Wednesday, December 9, 2009

The secret of the flame -- Part 2


You've got your fire going and everything is cozy, so how do you keep it going 24/7.

It's more than just adding a few logs every now and then. Here's my routine:

Every hour I open the stove door and stir the coals. When there are only coals left and no wood mass, I add two sticks of firewood and TWO STICKS OF KINDLING. The kindling is important. Without it there's a good chance your fire logs will not ignite. If I only add one log, I use one stick of kindling.

My kindling is about half scrap wood from various projects and half split from firewood. (See kindling bucket in photo.) It shouldn't be more than an inch wide.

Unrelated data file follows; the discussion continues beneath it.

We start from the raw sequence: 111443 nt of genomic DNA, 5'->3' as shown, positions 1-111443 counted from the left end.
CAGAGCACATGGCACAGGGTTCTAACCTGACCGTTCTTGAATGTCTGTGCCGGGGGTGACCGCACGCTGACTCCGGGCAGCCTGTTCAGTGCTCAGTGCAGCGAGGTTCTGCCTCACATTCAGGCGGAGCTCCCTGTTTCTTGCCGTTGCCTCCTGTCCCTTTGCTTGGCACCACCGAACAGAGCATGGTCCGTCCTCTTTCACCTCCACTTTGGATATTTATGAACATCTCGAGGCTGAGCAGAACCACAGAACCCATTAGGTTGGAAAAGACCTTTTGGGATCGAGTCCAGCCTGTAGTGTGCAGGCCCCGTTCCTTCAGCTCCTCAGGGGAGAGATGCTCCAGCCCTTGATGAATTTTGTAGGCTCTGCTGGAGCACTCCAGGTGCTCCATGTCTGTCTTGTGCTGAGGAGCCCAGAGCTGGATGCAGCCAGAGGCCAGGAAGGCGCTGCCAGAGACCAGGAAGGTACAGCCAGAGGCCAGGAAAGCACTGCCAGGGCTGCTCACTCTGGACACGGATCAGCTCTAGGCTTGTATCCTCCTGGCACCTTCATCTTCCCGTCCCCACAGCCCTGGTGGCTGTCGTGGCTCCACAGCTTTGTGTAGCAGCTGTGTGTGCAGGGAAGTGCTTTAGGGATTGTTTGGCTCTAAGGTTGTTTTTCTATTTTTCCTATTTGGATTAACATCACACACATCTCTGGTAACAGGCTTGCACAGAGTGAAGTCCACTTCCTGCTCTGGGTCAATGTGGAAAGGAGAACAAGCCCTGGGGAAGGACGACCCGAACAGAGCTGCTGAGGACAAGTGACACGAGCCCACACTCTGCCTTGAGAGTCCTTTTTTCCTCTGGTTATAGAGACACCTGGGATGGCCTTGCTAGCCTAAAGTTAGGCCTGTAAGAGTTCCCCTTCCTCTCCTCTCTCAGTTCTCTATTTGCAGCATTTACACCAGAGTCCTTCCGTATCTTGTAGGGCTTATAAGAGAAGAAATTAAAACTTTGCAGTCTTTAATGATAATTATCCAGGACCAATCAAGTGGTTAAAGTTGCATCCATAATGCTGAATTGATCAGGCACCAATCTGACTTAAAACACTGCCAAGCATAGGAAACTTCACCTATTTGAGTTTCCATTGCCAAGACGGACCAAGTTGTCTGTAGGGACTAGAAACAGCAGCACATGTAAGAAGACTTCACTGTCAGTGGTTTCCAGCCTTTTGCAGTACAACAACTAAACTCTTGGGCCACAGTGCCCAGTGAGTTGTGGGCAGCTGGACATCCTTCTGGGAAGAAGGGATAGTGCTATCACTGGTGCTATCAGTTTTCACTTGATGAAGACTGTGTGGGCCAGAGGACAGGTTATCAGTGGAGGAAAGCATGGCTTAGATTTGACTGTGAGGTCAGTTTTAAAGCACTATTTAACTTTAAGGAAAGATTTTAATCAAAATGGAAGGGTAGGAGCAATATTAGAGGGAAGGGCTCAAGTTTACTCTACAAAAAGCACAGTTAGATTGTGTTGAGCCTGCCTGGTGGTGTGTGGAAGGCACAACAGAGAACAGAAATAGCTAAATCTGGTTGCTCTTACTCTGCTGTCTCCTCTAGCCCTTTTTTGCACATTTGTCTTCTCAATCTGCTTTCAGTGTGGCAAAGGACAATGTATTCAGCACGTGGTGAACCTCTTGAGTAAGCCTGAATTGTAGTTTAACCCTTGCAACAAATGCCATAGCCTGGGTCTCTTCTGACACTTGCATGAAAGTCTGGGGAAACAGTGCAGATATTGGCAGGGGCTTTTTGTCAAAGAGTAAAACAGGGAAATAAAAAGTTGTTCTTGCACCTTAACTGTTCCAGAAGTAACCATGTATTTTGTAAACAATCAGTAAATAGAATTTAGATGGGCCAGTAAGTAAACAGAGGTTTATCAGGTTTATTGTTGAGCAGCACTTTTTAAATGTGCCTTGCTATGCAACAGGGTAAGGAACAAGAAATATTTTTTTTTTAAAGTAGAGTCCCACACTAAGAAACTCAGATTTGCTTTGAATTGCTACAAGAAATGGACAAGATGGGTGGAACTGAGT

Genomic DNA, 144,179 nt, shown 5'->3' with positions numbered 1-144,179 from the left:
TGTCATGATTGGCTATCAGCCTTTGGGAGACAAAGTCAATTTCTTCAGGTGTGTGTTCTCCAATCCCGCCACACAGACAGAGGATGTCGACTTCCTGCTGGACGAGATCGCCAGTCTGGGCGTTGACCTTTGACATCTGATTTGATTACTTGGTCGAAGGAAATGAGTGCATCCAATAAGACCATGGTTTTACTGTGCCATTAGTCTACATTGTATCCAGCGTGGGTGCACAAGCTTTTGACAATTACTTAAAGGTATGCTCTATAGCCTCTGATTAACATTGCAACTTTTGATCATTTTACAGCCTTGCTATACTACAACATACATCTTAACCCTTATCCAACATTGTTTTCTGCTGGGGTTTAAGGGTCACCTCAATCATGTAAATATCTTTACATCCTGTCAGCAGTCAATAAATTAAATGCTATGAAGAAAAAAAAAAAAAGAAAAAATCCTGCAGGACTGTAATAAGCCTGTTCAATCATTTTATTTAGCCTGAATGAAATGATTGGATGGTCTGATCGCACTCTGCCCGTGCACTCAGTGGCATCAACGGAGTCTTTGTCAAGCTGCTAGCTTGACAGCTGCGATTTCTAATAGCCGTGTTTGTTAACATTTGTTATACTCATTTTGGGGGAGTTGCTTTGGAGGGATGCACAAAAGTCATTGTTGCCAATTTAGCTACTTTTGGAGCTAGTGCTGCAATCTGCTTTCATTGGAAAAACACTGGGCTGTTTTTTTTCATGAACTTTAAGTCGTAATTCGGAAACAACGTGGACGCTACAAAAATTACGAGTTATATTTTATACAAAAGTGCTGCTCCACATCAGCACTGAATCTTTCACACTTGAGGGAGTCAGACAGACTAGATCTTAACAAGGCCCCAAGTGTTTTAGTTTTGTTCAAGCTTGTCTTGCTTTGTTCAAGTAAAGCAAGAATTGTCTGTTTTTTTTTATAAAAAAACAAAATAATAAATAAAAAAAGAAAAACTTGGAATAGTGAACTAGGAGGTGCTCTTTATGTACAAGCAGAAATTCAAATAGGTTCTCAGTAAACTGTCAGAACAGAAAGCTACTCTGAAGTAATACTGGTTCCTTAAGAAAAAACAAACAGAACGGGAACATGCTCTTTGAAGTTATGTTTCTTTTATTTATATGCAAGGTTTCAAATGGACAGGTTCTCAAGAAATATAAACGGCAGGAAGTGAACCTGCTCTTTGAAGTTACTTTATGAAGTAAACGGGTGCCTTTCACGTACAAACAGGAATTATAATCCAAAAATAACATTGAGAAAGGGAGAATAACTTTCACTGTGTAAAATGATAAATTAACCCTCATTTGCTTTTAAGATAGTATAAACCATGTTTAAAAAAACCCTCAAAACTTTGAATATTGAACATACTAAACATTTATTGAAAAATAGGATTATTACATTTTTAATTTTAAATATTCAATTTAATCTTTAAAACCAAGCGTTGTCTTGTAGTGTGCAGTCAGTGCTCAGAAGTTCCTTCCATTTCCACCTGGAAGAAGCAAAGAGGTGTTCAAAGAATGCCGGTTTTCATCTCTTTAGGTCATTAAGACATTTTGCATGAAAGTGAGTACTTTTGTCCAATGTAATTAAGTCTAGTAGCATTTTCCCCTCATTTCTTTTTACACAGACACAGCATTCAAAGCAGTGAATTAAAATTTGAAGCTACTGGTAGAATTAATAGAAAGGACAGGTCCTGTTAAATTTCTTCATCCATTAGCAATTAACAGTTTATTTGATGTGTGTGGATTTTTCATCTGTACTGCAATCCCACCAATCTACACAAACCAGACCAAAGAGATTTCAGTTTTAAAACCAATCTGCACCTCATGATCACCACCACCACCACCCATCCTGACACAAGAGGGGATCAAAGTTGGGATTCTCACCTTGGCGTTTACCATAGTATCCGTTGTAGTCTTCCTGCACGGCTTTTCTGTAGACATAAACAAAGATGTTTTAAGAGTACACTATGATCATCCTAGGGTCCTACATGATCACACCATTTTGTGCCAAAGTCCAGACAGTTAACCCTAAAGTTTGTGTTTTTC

If I'm trying to make the fire last through the night, I fill the firebox full with equal parts firewood and kindling, alternating them in a stack. Green hickory is the best for overnight fires, but walnut or oak will work if it still has some moisture content. If I fill the stove at 11 p.m., I will usually have enough coals at 5 a.m. to start a good fire. Six hours is about all you can hope for.

A reader asked about building a fire in a fireplace. My answer: Don't.

Seriously, it you want a roaring fire to look at for a few hours, a fireplace is fine, but keep in mind that it sucks more heat out of the house than it puts in. When the fireplace ashes are cool, close the flue damper and go get under a warm blanket.

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